Everywhere we turn these days we see evil in action. It was always thus, but in the current social, political, and medical environment it seems especially prominent. We observe a pandemic that has caused global and historically immense damage and devastation, a cataclysm of biblical proportions. We see governments, official agencies, and corporate consortiums that have fed the public with lies and misinformation as to the origins, causes, and cures of the plague. We witness elections that have been rigged and stolen and note corruption in high places that seems unprecedented. We see wars that have been fought for no useful purposes and thoughtless surrenders that only accentuated their stupidity. We experience legislation in democratic countries that remind one of the practices of totalitarian regimes. We see honest people and reputable professionals censored by monopoly media and digital platforms and deprived of their livelihoods. We face mobs of co-opted citizens, fearful and manic, who resemble the brainwashed masses in Eugene Ionesco’s Rhinoceros and the film Invasion of the Body Snatchers.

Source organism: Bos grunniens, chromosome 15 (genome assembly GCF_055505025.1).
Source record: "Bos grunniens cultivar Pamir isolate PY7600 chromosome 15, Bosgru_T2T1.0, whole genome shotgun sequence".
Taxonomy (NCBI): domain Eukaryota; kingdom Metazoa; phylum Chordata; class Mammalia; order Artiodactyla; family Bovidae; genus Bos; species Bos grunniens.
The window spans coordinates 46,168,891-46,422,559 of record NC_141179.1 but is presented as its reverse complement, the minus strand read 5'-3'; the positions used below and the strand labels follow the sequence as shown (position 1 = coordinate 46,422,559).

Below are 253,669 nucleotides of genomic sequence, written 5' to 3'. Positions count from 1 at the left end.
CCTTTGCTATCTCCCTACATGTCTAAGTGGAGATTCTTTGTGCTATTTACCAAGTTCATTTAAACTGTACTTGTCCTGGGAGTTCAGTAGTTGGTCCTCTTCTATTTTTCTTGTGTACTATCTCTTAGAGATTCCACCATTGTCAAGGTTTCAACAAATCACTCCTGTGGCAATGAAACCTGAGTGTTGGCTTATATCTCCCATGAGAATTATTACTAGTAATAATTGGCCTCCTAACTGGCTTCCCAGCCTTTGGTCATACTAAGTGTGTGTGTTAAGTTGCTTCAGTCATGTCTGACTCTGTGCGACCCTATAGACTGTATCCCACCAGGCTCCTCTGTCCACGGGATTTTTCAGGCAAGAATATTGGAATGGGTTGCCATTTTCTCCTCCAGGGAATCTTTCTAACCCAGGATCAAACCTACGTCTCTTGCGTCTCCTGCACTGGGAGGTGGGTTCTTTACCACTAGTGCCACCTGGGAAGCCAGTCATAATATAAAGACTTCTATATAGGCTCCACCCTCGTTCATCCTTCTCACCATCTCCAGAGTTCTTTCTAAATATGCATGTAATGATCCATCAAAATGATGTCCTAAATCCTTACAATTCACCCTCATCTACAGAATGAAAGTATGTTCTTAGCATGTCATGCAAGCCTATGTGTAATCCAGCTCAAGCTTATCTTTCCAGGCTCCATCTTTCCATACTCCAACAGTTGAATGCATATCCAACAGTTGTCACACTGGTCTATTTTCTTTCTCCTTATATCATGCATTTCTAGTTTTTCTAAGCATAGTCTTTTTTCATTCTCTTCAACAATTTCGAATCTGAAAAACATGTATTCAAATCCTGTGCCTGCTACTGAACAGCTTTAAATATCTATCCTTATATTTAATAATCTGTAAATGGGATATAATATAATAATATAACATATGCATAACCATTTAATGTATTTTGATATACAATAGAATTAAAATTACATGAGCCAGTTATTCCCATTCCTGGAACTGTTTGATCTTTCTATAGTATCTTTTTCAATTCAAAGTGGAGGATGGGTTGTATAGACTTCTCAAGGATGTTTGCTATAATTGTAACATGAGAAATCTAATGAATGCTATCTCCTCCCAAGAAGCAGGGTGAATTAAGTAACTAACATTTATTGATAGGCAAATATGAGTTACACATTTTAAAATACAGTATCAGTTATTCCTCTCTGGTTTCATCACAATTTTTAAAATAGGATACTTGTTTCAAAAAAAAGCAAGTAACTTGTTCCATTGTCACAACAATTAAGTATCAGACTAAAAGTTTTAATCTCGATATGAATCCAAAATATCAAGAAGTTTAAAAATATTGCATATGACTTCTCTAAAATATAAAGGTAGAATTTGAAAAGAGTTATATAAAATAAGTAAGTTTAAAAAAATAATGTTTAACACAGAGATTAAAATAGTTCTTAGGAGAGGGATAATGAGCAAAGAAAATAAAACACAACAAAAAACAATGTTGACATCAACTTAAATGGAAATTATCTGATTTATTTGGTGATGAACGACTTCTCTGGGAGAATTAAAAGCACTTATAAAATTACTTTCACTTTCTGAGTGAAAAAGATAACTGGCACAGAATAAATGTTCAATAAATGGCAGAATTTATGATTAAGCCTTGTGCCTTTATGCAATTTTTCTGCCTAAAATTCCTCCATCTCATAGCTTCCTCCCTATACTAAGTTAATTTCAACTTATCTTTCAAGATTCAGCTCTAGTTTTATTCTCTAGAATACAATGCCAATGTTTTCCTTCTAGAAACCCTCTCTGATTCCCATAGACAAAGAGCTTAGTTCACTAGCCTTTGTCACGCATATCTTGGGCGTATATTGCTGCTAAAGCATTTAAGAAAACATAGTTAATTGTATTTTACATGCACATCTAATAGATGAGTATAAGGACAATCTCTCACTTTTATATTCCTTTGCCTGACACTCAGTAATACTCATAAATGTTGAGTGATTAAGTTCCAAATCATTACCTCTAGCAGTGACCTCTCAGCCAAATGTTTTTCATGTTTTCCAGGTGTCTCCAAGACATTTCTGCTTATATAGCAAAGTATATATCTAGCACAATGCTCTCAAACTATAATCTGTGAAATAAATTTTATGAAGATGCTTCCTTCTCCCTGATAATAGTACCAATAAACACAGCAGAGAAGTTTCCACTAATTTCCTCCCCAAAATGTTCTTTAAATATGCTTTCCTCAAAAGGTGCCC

Every day there are a plethora of new reports of dissimulation, atrocity, depravity, crime, and social breakdown that have become standard fare. The News changes from day to day and even within the same day, and yet it is almost always the same. “Hot button” is cold coffee and “topical” differs only in particulars, remaining generic and fundamentally indistinguishable, part of a ditto realm. We are captive, as Canada’s premier columnist Rex Murphy writes, to “the morbid isms of our time” of “confected scandal and demonstrations” that characterize “the imperial reach of this timid and repressive age.”